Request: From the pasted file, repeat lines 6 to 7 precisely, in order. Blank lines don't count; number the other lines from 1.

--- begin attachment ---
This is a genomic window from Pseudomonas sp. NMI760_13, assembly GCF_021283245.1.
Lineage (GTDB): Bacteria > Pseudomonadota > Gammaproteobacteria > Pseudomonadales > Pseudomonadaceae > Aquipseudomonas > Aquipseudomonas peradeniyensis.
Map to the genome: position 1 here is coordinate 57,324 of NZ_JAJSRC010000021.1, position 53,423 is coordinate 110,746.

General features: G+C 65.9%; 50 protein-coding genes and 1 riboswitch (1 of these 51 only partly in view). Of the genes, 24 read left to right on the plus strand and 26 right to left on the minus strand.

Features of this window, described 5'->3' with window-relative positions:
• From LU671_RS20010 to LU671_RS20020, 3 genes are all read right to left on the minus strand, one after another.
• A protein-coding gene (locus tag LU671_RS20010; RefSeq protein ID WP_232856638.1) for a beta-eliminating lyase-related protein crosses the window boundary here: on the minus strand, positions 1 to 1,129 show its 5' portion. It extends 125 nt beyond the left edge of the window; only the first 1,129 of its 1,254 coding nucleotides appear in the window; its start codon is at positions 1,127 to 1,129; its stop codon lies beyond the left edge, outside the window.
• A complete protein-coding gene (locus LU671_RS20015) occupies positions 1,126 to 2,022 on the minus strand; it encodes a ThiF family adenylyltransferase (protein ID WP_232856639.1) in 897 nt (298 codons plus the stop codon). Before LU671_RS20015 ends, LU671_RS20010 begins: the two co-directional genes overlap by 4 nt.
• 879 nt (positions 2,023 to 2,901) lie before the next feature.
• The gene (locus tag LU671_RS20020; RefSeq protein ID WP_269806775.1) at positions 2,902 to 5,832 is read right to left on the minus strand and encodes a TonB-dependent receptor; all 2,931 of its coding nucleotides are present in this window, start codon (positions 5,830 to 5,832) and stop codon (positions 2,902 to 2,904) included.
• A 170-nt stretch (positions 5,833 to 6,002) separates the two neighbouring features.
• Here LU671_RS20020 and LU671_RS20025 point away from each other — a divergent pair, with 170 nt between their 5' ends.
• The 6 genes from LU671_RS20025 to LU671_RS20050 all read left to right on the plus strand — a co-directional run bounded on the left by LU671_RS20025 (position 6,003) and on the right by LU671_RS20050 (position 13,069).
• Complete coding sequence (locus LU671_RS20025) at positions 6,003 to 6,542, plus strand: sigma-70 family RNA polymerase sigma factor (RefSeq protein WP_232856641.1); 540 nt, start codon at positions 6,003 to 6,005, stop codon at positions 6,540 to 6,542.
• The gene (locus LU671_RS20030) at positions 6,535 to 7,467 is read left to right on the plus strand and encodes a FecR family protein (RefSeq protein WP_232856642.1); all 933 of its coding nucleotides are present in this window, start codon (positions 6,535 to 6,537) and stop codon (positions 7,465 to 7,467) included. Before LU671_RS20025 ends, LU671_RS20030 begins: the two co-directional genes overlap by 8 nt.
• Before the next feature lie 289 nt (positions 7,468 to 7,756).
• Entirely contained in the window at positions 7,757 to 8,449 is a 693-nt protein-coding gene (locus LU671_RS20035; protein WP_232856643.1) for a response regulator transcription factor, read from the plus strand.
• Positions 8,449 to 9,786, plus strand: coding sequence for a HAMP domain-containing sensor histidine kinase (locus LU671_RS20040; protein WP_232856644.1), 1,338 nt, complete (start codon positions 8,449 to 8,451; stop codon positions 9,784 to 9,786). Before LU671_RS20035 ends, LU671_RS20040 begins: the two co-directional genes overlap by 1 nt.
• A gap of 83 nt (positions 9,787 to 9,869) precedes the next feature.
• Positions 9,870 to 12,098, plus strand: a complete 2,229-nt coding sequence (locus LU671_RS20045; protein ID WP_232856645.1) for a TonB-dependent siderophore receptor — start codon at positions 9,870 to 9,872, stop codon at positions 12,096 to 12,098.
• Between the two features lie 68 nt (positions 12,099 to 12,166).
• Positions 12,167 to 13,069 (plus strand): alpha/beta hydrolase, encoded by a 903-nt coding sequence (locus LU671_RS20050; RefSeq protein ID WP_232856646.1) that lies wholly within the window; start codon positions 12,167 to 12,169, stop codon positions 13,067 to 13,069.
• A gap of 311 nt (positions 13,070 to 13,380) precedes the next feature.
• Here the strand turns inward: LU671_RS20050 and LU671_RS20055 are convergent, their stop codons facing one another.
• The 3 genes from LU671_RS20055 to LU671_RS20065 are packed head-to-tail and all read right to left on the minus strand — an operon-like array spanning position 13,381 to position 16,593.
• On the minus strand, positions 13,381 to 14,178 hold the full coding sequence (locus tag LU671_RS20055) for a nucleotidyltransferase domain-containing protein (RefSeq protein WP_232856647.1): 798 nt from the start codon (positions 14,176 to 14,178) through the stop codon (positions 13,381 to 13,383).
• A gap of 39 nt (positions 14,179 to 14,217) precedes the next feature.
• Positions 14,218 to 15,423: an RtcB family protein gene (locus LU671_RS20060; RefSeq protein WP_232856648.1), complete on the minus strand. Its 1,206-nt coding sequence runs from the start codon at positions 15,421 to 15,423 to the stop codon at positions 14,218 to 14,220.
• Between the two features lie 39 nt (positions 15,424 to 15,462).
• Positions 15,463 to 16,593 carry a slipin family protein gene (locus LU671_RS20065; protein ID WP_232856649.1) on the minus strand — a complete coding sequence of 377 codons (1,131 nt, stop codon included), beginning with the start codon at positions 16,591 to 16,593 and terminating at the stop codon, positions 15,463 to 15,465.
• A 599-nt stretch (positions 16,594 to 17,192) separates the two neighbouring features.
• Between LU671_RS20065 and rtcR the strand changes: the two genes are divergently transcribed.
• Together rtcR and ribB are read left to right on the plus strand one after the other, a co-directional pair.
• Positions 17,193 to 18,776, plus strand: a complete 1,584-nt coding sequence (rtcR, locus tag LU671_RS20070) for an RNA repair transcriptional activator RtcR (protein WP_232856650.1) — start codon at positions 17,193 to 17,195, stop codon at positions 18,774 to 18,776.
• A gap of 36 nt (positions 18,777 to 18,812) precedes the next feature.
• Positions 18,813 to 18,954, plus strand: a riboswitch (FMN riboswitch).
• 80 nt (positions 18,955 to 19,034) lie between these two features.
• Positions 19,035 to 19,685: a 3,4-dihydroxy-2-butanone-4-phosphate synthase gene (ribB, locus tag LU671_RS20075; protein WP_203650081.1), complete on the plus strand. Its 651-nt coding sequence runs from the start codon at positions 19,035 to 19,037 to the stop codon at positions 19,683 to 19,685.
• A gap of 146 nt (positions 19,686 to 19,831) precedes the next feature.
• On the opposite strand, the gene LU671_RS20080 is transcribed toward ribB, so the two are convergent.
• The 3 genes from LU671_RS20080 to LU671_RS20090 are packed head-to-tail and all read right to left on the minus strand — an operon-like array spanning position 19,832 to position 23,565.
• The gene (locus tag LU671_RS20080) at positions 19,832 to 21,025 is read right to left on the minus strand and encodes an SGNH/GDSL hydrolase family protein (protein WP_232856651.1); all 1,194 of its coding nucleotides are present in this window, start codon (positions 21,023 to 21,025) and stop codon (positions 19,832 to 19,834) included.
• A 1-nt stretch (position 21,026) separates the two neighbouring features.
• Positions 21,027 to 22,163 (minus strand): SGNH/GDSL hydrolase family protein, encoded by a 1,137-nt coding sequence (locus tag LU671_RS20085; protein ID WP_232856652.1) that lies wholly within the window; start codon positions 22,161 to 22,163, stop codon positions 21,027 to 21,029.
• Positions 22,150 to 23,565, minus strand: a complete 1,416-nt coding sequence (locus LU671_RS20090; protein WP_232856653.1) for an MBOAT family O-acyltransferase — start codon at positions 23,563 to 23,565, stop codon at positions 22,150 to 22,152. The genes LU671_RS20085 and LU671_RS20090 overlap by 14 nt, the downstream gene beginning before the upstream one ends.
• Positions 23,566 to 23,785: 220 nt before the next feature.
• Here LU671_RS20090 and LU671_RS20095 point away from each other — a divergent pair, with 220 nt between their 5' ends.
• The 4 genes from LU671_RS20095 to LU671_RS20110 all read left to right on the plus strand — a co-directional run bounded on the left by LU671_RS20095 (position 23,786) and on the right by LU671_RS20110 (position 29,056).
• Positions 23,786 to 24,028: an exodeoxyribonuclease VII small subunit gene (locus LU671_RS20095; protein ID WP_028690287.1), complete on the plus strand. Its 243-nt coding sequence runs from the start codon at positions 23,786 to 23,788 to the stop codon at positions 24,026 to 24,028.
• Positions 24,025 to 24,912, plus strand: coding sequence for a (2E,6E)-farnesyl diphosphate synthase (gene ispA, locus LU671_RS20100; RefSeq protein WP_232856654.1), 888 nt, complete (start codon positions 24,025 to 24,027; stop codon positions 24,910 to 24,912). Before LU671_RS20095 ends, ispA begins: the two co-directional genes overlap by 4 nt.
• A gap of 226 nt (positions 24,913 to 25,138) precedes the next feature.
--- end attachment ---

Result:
• From LU671_RS20010 to LU671_RS20020, 3 genes are all read right to left on the minus strand, one after another.
• A protein-coding gene (locus tag LU671_RS20010; RefSeq protein ID WP_232856638.1) for a beta-eliminating lyase-related protein crosses the window boundary here: on the minus strand, positions 1 to 1,129 show its 5' portion. It extends 125 nt beyond the left edge of the window; only the first 1,129 of its 1,254 coding nucleotides appear in the window; its start codon is at positions 1,127 to 1,129; its stop codon lies beyond the left edge, outside the window.